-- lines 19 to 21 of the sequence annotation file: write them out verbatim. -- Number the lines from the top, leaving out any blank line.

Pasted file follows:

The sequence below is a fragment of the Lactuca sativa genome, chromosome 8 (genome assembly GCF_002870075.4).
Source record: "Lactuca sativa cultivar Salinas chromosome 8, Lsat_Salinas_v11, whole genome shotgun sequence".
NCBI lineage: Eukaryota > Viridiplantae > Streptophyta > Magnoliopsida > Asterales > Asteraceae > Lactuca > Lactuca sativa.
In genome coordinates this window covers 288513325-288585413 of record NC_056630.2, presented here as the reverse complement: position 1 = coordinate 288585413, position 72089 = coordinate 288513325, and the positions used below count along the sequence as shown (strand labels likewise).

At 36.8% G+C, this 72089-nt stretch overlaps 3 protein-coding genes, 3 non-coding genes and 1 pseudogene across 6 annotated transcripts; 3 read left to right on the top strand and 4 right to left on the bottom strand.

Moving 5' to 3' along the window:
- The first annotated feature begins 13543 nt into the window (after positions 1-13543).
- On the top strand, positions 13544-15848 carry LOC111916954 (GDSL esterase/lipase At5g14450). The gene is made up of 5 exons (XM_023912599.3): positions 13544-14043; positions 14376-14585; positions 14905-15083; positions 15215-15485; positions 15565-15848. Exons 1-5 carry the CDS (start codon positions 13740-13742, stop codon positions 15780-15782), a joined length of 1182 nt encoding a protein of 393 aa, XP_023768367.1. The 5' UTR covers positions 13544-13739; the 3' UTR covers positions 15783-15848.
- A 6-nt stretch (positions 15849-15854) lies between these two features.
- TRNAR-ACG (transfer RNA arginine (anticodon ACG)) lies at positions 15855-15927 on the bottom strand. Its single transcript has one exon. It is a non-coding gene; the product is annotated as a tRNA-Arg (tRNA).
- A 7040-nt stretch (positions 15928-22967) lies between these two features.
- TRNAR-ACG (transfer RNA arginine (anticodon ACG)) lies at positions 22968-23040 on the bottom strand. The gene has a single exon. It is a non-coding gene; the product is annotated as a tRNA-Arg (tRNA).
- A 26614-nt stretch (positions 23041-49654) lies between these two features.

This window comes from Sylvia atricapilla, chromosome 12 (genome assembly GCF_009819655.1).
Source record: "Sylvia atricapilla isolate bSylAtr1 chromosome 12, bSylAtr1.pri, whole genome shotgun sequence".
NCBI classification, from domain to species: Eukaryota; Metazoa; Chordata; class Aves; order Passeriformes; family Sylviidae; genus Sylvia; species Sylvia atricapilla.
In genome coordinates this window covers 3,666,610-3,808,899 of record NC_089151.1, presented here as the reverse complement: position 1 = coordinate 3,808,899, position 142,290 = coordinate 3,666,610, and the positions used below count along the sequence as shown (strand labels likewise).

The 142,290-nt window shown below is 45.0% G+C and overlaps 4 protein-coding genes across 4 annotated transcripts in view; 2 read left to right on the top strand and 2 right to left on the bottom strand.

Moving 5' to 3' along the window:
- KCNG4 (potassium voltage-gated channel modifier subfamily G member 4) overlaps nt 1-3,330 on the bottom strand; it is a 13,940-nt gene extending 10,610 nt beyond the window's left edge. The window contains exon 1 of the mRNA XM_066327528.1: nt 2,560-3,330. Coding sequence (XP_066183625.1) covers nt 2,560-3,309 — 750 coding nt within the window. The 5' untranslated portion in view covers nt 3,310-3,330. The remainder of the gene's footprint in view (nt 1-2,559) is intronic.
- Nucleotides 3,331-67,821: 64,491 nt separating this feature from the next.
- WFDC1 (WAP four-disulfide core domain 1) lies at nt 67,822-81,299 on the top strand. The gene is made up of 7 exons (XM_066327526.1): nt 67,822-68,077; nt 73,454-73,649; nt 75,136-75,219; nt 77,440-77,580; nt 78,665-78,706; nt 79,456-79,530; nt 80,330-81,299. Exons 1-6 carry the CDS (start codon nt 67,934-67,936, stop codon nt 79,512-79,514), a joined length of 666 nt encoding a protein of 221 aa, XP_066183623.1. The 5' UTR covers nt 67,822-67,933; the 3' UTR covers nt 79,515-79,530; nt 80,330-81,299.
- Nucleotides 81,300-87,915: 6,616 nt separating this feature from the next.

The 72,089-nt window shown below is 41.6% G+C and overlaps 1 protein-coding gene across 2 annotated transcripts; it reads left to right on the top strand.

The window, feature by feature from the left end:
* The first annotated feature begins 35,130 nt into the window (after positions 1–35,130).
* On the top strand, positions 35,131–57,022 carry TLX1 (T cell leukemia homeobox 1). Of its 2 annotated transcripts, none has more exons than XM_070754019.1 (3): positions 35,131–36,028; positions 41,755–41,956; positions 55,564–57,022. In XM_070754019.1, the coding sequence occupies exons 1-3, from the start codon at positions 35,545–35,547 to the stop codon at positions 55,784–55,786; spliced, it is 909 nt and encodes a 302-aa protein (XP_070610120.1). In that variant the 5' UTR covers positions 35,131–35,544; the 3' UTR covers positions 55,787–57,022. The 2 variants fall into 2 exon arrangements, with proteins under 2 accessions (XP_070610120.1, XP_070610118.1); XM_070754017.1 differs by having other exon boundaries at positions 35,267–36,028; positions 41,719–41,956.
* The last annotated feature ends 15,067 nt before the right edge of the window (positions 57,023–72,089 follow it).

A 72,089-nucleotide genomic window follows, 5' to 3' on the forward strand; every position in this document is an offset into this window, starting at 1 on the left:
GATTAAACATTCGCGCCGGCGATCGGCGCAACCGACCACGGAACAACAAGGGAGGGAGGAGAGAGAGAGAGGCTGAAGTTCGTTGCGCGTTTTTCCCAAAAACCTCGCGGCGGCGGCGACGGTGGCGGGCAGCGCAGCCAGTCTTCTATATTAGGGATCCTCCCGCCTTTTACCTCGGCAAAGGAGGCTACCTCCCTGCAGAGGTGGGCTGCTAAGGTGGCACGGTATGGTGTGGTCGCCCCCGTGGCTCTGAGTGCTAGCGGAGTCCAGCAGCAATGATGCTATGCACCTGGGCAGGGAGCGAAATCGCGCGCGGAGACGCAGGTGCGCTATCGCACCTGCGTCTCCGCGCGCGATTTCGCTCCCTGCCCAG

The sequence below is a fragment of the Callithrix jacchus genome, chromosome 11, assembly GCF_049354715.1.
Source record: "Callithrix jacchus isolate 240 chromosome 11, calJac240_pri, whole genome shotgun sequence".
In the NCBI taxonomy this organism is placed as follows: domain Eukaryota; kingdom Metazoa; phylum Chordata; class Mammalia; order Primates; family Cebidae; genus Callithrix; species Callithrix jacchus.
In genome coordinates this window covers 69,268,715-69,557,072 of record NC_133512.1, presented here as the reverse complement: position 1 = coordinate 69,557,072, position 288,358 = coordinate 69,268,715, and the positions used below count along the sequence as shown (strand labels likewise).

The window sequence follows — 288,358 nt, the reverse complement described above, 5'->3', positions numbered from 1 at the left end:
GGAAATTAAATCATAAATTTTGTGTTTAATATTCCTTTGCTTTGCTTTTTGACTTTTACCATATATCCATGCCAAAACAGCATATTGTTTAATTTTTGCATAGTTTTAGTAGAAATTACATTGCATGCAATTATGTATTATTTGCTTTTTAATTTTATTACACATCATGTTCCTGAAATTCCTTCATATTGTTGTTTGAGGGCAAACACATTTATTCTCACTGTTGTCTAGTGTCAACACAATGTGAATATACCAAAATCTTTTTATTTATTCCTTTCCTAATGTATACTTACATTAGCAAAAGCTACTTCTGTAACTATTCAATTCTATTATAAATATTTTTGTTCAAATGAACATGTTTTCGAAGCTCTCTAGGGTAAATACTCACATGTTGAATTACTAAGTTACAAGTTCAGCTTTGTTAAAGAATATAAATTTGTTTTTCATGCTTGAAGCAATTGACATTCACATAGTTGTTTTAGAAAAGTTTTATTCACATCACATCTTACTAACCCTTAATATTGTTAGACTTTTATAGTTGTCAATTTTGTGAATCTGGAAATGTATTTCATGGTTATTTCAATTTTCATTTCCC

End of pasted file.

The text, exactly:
Moving 5' to 3' along the window:
- KCNG4 (potassium voltage-gated channel modifier subfamily G member 4) overlaps nt 1-3,330 on the bottom strand; it is a 13,940-nt gene extending 10,610 nt beyond the window's left edge. The window contains exon 1 of the mRNA XM_066327528.1: nt 2,560-3,330. Coding sequence (XP_066183625.1) covers nt 2,560-3,309 — 750 coding nt within the window. The 5' untranslated portion in view covers nt 3,310-3,330. The remainder of the gene's footprint in view (nt 1-2,559) is intronic.
- Nucleotides 3,331-67,821: 64,491 nt separating this feature from the next.